Mauricio Pochettino’s use of his striker to have a pull effect on man marking centre backs to move them out of position was key to our season.
Most coaches uses their strikers to be goal scorers, hold up players or even as linkmen. Not many will also include the term ‘decoy’ in their job description. Mauricio Pochettino does though, as he seeks to use his striker to not just get goals, but also to have a pull effect on man-marking centre backs.
The striker pull effect
Harry Kane is one of the most devastating forwards in the Premier League. His effectiveness comes from his ability to do a number of things. He takes shots on early to catch keepers off guard. He often shoots from abnormal angles. He combines this with pinpoint accuracy that makes his efforts difficult to predict, let alone save. Wrap this up in a sizeable frame that can shield off defenders, with decent speed and a non-stop motor, and it makes him a nightmare for the opposition to cover.
It is for these reasons that opposition centre backs will often be detailed with man marking Kane. Rather than try and pick him up when he moves in to their zone, when often it is too late to stop him shooting by then. Defenders will be tasked with picking him up early and tracking him.
This might put an opposition manager’s mind at ease that Kane is always accounted for. He should be picked up and his early shots from unpredictable angles and distances wont catch them by surprise and off guard.
However, in these situations, Mauricio Pochettino uses Harry Kane as decoy. The striker will drift out wide or come deeper in the formation, dragging a centre back with him and opening up a lane for a midfield runner to burst in to the space created.
The tactic is quite simple, but it has often caught opposition defences unaware this season, with devastating consequences.
Pull effect in games
In our opening game of the season, we saw Man Utd try and congest the centre around Kane to stop him being effective. No problem as he sucks in four defenders and picks out a neat lob pass over them for Christian Eriksen to run in to the space behind.
Next up in our 2-2 draw with Stoke, Mark Hughes was short on centre backs and used Geoff Cameron alongside Marc Muniesa. Knowing they couldn’t physically match up with Kane, Hughes had Cameron track him to try and nullify our striker.
Cameron would go wherever Kane did in the Stoke half, which included being pulled out to the touchline. Ben Davies shot past Harry Kane in to the space created and crossed for Nacer Chadli to score.
Against Sunderland, Kane drew Younes Kaboul with him, who should’ve known better having had a season under Pochettino. This allowed Erik Lamela to pick out the run of Ryan Mason to edge a tight game with the only goal.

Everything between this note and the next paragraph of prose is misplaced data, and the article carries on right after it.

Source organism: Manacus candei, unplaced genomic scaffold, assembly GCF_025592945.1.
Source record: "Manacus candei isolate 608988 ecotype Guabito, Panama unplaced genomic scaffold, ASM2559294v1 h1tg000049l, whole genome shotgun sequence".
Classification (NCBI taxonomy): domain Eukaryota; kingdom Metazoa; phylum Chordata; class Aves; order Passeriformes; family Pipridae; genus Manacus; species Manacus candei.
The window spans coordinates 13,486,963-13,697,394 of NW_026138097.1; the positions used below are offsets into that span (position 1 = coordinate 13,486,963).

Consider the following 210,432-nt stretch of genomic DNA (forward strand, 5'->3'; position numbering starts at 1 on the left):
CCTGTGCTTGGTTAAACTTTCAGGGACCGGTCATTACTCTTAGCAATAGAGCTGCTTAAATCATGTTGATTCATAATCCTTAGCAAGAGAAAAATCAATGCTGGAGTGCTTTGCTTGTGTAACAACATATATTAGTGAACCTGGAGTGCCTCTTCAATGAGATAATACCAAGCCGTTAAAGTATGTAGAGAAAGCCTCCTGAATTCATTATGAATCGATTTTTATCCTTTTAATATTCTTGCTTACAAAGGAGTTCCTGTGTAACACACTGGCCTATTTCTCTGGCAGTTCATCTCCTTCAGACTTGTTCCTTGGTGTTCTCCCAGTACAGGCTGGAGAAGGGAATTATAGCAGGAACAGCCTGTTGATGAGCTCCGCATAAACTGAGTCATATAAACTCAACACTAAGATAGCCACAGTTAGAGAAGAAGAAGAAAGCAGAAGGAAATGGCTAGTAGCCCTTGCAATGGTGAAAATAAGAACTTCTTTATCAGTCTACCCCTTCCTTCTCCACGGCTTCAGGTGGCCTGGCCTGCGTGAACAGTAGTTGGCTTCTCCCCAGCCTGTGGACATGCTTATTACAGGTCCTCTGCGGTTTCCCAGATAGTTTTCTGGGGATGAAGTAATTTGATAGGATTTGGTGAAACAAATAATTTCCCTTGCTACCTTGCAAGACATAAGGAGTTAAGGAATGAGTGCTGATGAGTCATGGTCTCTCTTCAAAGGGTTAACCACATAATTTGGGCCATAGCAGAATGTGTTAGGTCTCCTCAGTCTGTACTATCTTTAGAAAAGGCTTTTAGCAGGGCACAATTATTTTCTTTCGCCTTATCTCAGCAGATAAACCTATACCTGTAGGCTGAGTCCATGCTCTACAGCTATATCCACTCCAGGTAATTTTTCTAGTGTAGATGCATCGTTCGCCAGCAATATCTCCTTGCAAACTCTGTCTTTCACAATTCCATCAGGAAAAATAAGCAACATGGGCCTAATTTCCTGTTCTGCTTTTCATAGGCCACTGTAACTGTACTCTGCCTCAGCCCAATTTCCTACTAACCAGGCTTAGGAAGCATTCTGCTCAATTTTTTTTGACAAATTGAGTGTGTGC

Days later in the Europa League and Qarabag centre back Rasad Sadiqov was trying to track Kane. He was pulled out from his position at the heart of the back four by Kane’s movement, allowing Erik Lamela in to score through the space that Sadiqov had vacated.
Perhaps the most devastating game where we’ve seen this tactic at its best was the 4-0 hammering of Stoke at the Britannia. The Potters again went with their centre backs tracking Kane and he pulled them all over the place.
Our first goal of the night saw Kane pull Philipp Wollscheid out from the centre to track him by the touchline.
Kane found Mousa Dembele, who returned him the ball back to him to curl it in to the corner.
Not long after and Christian Eriksen was put clean through but pinged his shot off the bar. Again, Harry Kane had dragged Wollscheid away from his starting position as the right centre back. Wollscheid had even overlapped his left-sided partner Ryan Shawcross to follow Kane. This created a beautiful alley for Eriksen to run through.
One became two, as both Lamela and Kane sucked the centre backs short. Wollscheid went with Lamela, Shawcross with Kane. This allowed Eriksen to pick out Alli’s run beyond them.
Alli should’ve had a second, but inexplicably hit the post with an empty goal at his mercy after rounding the keeper. Once more, Kane had sucked Shawcross up-field, creating the lane for Alli to run through.
Kane would score the third as we rampaged up-field after breaking forward from a Stoke corner. However, he would also be heavily involved in our fourth without touching the ball this time.
His movement towards the touchline dragged both Shawcross and Wollscheid with him. One defender tracking him would’ve been ok, but two spelt disaster. They were both late to recover their positions after falling for Kane’s decoy run. This let Christian Eriksen in to deliciously tee the ball up for Dele Alli to sweetly volley it in to the corner of the net.
With this tactic, this game was definitely Kane’s and our performance of the season.
Striker pull effect overall
When you have a striker that is not only a threat to score goals, but can also pass the ball, then you have a great threat to use him as a decoy against man-marking defenders.
Harry Kane has had a sensational season from a goal scoring perspective, but he also brings so much more to the team. Defences are scared of him and will try to take him out of games by tracking him wherever he goes. Using either his passing or just simply his movement without the ball, he opens up lanes for others to run in to when opposition centre backs are keeping too close tabs on him.
It might not be applicable every game, as not every team will track him, but when opposition centre backs do over pursue, they leave themselves open to this pull effect. It’s a big reason why we scored the second most goals in the Premier League this season.